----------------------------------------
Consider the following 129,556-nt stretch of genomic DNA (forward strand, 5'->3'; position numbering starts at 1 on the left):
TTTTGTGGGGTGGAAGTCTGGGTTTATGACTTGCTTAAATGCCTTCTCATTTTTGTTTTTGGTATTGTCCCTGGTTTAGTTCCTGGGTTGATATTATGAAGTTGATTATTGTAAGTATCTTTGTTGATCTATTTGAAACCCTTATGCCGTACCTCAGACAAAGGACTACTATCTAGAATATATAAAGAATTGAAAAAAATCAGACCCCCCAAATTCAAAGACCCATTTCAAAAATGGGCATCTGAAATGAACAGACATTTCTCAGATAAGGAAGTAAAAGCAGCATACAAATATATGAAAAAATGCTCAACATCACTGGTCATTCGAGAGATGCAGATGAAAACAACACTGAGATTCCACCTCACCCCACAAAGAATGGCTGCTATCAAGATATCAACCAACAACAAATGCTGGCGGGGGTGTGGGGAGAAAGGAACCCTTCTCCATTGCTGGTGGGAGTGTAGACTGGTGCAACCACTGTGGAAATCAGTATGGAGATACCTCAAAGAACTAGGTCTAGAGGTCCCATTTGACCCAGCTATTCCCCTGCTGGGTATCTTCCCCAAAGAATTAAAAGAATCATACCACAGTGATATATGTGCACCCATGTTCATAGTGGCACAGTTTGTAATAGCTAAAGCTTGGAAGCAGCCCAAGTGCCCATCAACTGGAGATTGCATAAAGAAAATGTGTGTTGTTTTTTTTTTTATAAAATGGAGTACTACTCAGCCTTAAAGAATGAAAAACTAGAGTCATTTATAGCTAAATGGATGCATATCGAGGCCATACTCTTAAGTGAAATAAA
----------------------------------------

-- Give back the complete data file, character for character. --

Consider the following 129,556-nt stretch of genomic DNA (forward strand, 5'->3'; position numbering starts at 1 on the left):
TTTTGTGGGGTGGAAGTCTGGGTTTATGACTTGCTTAAATGCCTTCTCATTTTTGTTTTTGGTATTGTCCCTGGTTTAGTTCCTGGGTTGATATTATGAAGTTGATTATTGTAAGTATCTTTGTTGATCTATTTGAAACCCTTATGCCGTACCTCAGACAAAGGACTACTATCTAGAATATATAAAGAATTGAAAAAAATCAGACCCCCCAAATTCAAAGACCCATTTCAAAAATGGGCATCTGAAATGAACAGACATTTCTCAGATAAGGAAGTAAAAGCAGCATACAAATATATGAAAAAATGCTCAACATCACTGGTCATTCGAGAGATGCAGATGAAAACAACACTGAGATTCCACCTCACCCCACAAAGAATGGCTGCTATCAAGATATCAACCAACAACAAATGCTGGCGGGGGTGTGGGGAGAAAGGAACCCTTCTCCATTGCTGGTGGGAGTGTAGACTGGTGCAACCACTGTGGAAATCAGTATGGAGATACCTCAAAGAACTAGGTCTAGAGGTCCCATTTGACCCAGCTATTCCCCTGCTGGGTATCTTCCCCAAAGAATTAAAAGAATCATACCACAGTGATATATGTGCACCCATGTTCATAGTGGCACAGTTTGTAATAGCTAAAGCTTGGAAGCAGCCCAAGTGCCCATCAACTGGAGATTGCATAAAGAAAATGTGTGTTGTTTTTTTTTTTATAAAATGGAGTACTACTCAGCCTTAAAGAATGAAAAACTAGAGTCATTTATAGCTAAATGGATGCATATCGAGGCCATACTCTTAAGTGAAATAAA